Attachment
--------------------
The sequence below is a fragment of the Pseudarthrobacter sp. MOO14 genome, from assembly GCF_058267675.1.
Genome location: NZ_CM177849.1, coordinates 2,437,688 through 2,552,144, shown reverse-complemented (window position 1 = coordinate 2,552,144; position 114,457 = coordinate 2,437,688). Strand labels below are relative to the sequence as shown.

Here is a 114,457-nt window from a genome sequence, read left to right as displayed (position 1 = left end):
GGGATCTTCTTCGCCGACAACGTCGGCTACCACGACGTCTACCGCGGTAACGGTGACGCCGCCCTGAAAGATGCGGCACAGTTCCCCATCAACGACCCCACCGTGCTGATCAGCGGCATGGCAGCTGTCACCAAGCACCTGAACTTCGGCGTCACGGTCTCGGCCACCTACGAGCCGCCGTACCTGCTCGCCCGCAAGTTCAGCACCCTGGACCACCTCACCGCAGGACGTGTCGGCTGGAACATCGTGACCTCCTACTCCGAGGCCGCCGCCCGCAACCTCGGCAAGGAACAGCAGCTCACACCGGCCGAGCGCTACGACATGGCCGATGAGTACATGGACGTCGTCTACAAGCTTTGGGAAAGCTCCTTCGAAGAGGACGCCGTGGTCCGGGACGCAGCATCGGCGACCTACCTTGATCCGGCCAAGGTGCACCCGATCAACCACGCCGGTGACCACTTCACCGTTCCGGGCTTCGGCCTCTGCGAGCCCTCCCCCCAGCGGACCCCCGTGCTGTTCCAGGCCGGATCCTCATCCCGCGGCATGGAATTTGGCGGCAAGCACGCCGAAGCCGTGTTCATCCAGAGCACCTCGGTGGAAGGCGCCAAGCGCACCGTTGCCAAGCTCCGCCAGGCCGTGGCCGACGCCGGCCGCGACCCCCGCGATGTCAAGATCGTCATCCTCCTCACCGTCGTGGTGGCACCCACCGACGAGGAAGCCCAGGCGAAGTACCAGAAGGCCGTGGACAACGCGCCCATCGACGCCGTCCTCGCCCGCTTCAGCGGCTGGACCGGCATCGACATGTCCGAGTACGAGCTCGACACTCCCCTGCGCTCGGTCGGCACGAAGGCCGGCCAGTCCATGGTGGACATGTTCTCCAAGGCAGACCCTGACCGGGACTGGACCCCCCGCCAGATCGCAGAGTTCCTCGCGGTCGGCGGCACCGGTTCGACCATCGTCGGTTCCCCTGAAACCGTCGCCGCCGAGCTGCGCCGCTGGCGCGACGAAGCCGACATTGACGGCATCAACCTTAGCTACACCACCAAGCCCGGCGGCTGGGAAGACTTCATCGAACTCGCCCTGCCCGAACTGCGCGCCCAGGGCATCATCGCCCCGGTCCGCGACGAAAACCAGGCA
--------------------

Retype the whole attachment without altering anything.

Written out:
The sequence below is a fragment of the Pseudarthrobacter sp. MOO14 genome, from assembly GCF_058267675.1.
Genome location: NZ_CM177849.1, coordinates 2,437,688 through 2,552,144, shown reverse-complemented (window position 1 = coordinate 2,552,144; position 114,457 = coordinate 2,437,688). Strand labels below are relative to the sequence as shown.

Here is a 114,457-nt window from a genome sequence, read left to right as displayed (position 1 = left end):
GGGATCTTCTTCGCCGACAACGTCGGCTACCACGACGTCTACCGCGGTAACGGTGACGCCGCCCTGAAAGATGCGGCACAGTTCCCCATCAACGACCCCACCGTGCTGATCAGCGGCATGGCAGCTGTCACCAAGCACCTGAACTTCGGCGTCACGGTCTCGGCCACCTACGAGCCGCCGTACCTGCTCGCCCGCAAGTTCAGCACCCTGGACCACCTCACCGCAGGACGTGTCGGCTGGAACATCGTGACCTCCTACTCCGAGGCCGCCGCCCGCAACCTCGGCAAGGAACAGCAGCTCACACCGGCCGAGCGCTACGACATGGCCGATGAGTACATGGACGTCGTCTACAAGCTTTGGGAAAGCTCCTTCGAAGAGGACGCCGTGGTCCGGGACGCAGCATCGGCGACCTACCTTGATCCGGCCAAGGTGCACCCGATCAACCACGCCGGTGACCACTTCACCGTTCCGGGCTTCGGCCTCTGCGAGCCCTCCCCCCAGCGGACCCCCGTGCTGTTCCAGGCCGGATCCTCATCCCGCGGCATGGAATTTGGCGGCAAGCACGCCGAAGCCGTGTTCATCCAGAGCACCTCGGTGGAAGGCGCCAAGCGCACCGTTGCCAAGCTCCGCCAGGCCGTGGCCGACGCCGGCCGCGACCCCCGCGATGTCAAGATCGTCATCCTCCTCACCGTCGTGGTGGCACCCACCGACGAGGAAGCCCAGGCGAAGTACCAGAAGGCCGTGGACAACGCGCCCATCGACGCCGTCCTCGCCCGCTTCAGCGGCTGGACCGGCATCGACATGTCCGAGTACGAGCTCGACACTCCCCTGCGCTCGGTCGGCACGAAGGCCGGCCAGTCCATGGTGGACATGTTCTCCAAGGCAGACCCTGACCGGGACTGGACCCCCCGCCAGATCGCAGAGTTCCTCGCGGTCGGCGGCACCGGTTCGACCATCGTCGGTTCCCCTGAAACCGTCGCCGCCGAGCTGCGCCGCTGGCGCGACGAAGCCGACATTGACGGCATCAACCTTAGCTACACCACCAAGCCCGGCGGCTGGGAAGACTTCATCGAACTCGCCCTGCCCGAACTGCGCGCCCAGGGCATCATCGCCCCGGTCCGCGACGAAAACCAGGCA